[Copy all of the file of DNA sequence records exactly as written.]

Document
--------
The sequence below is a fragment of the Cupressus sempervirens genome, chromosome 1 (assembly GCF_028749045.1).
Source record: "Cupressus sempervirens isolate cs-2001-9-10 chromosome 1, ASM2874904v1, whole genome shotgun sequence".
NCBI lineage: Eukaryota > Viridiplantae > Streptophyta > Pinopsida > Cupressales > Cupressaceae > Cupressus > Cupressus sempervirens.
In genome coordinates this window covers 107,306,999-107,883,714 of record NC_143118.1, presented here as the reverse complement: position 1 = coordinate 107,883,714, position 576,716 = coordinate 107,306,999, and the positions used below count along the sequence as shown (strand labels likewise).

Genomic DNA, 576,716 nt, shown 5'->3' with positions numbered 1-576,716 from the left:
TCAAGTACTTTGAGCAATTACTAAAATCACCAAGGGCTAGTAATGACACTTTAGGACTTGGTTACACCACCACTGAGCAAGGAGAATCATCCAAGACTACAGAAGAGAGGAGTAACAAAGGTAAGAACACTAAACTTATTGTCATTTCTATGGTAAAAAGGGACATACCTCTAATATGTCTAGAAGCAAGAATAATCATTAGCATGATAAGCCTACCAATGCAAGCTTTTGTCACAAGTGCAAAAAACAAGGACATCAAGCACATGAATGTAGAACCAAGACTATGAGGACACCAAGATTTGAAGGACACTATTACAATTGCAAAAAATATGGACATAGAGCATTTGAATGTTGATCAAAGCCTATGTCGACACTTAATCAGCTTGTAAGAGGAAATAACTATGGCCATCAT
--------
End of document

The sequence below is a fragment of the Cupressus sempervirens genome, chromosome 1 (assembly GCF_028749045.1).
Source record: "Cupressus sempervirens isolate cs-2001-9-10 chromosome 1, ASM2874904v1, whole genome shotgun sequence".
NCBI lineage: Eukaryota > Viridiplantae > Streptophyta > Pinopsida > Cupressales > Cupressaceae > Cupressus > Cupressus sempervirens.
In genome coordinates this window covers 107,306,999-107,883,714 of record NC_143118.1, presented here as the reverse complement: position 1 = coordinate 107,883,714, position 576,716 = coordinate 107,306,999, and the positions used below count along the sequence as shown (strand labels likewise).

Genomic DNA, 576,716 nt, shown 5'->3' with positions numbered 1-576,716 from the left:
TCAAGTACTTTGAGCAATTACTAAAATCACCAAGGGCTAGTAATGACACTTTAGGACTTGGTTACACCACCACTGAGCAAGGAGAATCATCCAAGACTACAGAAGAGAGGAGTAACAAAGGTAAGAACACTAAACTTATTGTCATTTCTATGGTAAAAAGGGACATACCTCTAATATGTCTAGAAGCAAGAATAATCATTAGCATGATAAGCCTACCAATGCAAGCTTTTGTCACAAGTGCAAAAAACAAGGACATCAAGCACATGAATGTAGAACCAAGACTATGAGGACACCAAGATTTGAAGGACACTATTACAATTGCAAAAAATATGGACATAGAGCATTTGAATGTTGATCAAAGCCTATGTCGACACTTAATCAGCTTGTAAGAGGAAATAACTATGGCCATCAT